Mario Gets His Own Band – Of Music Robots

This video, via roboband, demonstrates a custom system that allows for Nintendo gameplay audio to be automatically performed on an acoustic player piano and robotically controlled percussive instruments.

The piano and percussion play live during actual gameplay, mirroring the sounds that would normally be created electronically.

All audio, including music and sound effects, is translated in realtime so that it is produced by the instrument most closely resembling the characteristics of the original electronic sound.


  • 0:00 – Mario
  • 0:53 – Mario 2
  • 2:59 – Mario 3
  • 4:06 – Zelda
  • 6:02 – Mario 2 (End Theme)

Technical Details:

The piano and the percussion use solenoids to drive their player mechanisms. The piano uses Yamaha’s Disklavier system to strike keys, and the percussion uses a custom solution to strike the drum sticks. Both the piano and percussion are each controlled by Raspberry Pis which have custom software to control each instrument.

The software is responsible for translating the gameplay audio to instructions which ultimately define which solenoid should be actuated. In full disclosure, there is normally a half-second audio delay that was removed in editing, but it’s still very playable live. The piano is controlled through the Disklavier’s MIDI interface, while the percussion’s solenoids are directly controlled through the Pi’s GPIO interface.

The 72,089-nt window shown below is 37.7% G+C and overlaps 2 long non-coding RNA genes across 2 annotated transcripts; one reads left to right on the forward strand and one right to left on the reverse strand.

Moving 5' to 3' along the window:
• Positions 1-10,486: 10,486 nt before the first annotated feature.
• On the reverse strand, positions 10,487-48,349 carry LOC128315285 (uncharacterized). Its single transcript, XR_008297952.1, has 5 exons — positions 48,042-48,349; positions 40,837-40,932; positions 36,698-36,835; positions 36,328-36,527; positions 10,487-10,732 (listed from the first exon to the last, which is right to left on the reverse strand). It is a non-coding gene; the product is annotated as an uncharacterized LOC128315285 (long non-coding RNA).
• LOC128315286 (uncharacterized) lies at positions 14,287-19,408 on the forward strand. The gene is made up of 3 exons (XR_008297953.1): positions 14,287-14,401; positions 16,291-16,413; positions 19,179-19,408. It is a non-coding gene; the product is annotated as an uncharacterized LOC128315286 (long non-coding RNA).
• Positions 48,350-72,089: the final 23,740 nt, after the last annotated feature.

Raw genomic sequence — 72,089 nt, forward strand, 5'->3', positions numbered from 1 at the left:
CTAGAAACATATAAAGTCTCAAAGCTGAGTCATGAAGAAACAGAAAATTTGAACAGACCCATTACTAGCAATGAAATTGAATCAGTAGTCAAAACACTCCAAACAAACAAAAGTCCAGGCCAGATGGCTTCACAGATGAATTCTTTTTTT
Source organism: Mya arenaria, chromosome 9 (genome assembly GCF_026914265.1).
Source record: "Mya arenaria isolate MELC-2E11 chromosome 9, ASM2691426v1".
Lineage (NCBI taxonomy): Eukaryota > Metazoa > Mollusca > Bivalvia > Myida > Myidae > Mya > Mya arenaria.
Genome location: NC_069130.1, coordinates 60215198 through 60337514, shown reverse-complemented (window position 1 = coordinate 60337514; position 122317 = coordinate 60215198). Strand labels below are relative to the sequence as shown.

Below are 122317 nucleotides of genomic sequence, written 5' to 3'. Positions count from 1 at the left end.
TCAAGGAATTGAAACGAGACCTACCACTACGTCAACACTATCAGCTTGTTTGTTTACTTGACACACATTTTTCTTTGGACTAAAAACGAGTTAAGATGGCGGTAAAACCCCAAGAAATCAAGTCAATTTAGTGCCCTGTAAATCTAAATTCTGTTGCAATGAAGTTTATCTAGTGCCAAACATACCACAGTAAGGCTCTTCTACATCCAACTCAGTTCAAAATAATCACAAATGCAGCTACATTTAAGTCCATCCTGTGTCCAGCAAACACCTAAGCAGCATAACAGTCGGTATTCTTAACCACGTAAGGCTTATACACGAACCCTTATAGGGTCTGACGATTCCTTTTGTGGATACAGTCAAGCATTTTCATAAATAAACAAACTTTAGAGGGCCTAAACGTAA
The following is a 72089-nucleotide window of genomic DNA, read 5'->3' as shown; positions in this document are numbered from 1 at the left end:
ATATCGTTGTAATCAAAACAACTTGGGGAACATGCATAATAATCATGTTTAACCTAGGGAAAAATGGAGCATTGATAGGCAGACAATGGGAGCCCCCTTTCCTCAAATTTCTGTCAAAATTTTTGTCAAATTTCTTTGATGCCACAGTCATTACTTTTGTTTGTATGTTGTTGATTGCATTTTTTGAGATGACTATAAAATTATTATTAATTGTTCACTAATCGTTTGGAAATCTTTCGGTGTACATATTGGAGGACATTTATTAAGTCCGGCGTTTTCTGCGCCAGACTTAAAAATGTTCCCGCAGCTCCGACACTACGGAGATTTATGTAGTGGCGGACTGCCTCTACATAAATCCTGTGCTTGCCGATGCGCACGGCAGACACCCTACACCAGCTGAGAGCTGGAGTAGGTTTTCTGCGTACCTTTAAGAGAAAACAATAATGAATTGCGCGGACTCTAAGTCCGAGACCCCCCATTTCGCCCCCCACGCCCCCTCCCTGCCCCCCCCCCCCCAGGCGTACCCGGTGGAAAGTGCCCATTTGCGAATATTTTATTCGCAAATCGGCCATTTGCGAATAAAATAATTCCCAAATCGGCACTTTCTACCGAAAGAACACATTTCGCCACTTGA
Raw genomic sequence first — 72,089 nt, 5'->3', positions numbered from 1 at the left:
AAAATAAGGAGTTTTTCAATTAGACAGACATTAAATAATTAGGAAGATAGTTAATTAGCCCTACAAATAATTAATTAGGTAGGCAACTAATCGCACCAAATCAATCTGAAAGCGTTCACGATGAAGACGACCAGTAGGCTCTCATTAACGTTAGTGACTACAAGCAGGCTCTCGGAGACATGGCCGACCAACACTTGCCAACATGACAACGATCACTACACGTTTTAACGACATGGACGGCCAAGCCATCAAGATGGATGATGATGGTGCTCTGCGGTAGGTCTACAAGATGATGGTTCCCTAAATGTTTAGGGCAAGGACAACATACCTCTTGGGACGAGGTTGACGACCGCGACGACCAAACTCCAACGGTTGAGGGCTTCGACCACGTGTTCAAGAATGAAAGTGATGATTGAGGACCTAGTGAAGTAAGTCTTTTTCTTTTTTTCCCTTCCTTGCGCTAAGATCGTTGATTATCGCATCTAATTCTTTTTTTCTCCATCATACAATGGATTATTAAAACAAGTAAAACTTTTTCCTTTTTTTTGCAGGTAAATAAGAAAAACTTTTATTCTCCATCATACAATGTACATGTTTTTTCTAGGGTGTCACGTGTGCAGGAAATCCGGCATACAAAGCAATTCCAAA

2 thoughts on “Mario Gets His Own Band – Of Music Robots

  1. Really cool, but I still don’t get how it’s done. Is the game running on an emulator on the Raspberry which takes the sound from the ROM file and translates it to the instruments?

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